Moreno, E.M., Federmeier, K.D., & Kutas, M.
(2002) Switching languages, switching palabras (Words): An electrophysiological study of code switching. Brain and Language, 80, 188–207. CrossrefGoogle Scholar
Moon, R.
(1998) Fixed expressions and idioms in English. A corpus-based approach. Oxford: Oxford Clarendon Press.Google Scholar
Mueller, R.A.G., & Gibbs, R.
(1987) Processing idioms with multiple meanings. Journal of Psycholinguistic Research, 16 (1), 63–81.Google Scholar
Needham, W.P.
(1992) Limits on literal processing during idiom interpretation. Journal of Psycholinguistic Research, 21, 1–16. CrossrefGoogle Scholar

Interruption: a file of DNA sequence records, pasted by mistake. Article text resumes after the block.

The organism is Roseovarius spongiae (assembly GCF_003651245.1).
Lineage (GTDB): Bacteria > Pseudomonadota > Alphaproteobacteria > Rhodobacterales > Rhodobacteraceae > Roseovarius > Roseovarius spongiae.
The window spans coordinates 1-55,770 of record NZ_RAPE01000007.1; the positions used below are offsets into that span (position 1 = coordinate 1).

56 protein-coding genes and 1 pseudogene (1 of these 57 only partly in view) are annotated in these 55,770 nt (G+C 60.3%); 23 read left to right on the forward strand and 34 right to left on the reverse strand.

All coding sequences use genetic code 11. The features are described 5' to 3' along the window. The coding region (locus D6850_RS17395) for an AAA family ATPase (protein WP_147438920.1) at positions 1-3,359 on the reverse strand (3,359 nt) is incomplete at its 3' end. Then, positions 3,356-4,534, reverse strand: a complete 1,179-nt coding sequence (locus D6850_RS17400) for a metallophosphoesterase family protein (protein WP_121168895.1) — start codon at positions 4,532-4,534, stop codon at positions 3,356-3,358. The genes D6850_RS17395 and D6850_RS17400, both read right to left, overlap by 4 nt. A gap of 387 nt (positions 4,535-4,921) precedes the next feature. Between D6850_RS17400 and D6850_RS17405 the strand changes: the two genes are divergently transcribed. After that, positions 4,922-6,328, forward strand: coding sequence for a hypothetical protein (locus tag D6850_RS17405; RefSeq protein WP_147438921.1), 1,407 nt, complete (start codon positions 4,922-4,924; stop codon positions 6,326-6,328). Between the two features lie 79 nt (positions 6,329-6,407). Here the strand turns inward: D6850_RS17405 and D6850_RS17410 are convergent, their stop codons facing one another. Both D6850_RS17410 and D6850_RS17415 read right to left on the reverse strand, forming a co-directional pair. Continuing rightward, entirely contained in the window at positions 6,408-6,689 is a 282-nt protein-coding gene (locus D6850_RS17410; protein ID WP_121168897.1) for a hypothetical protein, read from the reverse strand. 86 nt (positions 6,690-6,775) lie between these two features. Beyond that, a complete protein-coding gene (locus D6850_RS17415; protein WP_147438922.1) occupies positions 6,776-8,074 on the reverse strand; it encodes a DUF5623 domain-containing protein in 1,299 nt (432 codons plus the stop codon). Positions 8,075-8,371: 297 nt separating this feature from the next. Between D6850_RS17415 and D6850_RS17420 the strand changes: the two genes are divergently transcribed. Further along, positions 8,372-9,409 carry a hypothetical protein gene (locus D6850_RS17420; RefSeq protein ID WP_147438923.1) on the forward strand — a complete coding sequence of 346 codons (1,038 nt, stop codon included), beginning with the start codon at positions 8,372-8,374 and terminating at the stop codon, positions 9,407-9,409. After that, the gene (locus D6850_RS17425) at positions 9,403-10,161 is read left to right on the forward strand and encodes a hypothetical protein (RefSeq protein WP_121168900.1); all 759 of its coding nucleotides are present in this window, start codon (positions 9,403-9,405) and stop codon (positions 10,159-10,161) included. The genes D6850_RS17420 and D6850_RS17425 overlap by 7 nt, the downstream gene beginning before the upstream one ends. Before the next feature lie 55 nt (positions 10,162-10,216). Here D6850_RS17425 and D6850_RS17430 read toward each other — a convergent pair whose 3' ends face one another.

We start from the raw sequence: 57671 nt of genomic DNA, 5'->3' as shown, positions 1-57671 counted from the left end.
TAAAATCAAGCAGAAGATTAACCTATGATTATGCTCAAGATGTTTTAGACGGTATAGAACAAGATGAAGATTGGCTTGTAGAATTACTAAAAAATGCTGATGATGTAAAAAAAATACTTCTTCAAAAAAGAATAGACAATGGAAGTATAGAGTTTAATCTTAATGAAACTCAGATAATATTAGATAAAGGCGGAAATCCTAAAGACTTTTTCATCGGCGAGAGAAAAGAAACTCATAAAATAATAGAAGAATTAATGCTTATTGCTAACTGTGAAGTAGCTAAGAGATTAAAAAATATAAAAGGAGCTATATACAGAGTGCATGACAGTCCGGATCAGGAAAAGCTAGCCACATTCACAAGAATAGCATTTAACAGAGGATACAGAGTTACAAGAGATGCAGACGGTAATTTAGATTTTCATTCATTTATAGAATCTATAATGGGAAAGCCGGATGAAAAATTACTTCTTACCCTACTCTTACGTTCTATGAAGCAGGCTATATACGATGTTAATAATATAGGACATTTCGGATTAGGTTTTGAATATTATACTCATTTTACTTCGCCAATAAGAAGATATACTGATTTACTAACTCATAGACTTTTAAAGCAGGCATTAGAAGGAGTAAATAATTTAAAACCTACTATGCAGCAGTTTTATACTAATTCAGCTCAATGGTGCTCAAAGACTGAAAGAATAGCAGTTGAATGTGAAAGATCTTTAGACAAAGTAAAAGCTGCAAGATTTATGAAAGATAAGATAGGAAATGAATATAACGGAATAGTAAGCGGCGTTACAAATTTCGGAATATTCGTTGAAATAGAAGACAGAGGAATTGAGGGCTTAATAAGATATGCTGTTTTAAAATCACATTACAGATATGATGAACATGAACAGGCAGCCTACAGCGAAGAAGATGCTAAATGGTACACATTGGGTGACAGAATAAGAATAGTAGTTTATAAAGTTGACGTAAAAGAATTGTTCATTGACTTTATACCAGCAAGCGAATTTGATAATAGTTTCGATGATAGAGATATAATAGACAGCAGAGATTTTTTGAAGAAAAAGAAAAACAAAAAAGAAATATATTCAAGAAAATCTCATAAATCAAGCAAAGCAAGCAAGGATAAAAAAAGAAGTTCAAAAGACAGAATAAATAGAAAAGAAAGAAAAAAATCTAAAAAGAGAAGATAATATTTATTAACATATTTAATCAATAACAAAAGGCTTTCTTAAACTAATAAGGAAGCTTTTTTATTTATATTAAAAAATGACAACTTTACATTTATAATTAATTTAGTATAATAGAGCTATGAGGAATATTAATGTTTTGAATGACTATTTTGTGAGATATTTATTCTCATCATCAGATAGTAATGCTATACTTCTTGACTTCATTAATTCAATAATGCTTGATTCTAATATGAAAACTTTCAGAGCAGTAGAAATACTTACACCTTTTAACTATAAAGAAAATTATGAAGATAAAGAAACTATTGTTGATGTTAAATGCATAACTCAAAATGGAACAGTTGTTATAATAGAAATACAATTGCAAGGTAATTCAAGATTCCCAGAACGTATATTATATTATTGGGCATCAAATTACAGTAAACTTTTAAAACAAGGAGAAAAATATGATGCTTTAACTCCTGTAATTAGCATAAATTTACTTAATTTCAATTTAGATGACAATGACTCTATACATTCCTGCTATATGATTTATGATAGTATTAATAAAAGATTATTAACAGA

Nenonen, M., & Niemi, J.
(2010) Mismatches between grammatical number and conceptual numerosity: A number-decision experiment on collective nouns, number neutralization, pluralia tantum, and idiomatic plurals. Folia Linguistica, 1, 103–125.Google Scholar
Nunberg, G.
(1978) The pragmatics of reference. Bloomington: Indiana University Linguistics Club.Google Scholar
Nunberg, G., Sag, I.A., & Wasow, T.
(1994) Idioms. Language, 70, 491–538. CrossrefGoogle Scholar
Ortony, A., Schallert, D.L., Reynolds, R.E., & Antos, S.J.
(1978) Interpreting metaphors and idioms: Some effects of context on comprehension. Journal of Verbal Learning and Verbal Behavior, 17, 465–477. CrossrefGoogle Scholar
Papagno, C., & Genoni, A.
(2004) The role of syntactic competence in idiom comprehension: A study on aphasic patients. Journal of Neurolinguistics, 17, 371–382. CrossrefGoogle Scholar
Papagno, C., & Cacciari, C.
(2010) The role of ambiguity in idiom comprehension: The case of a patient with a reversed concreteness effect. Journal of Neurolinguistics, 23, 631–643. CrossrefGoogle Scholar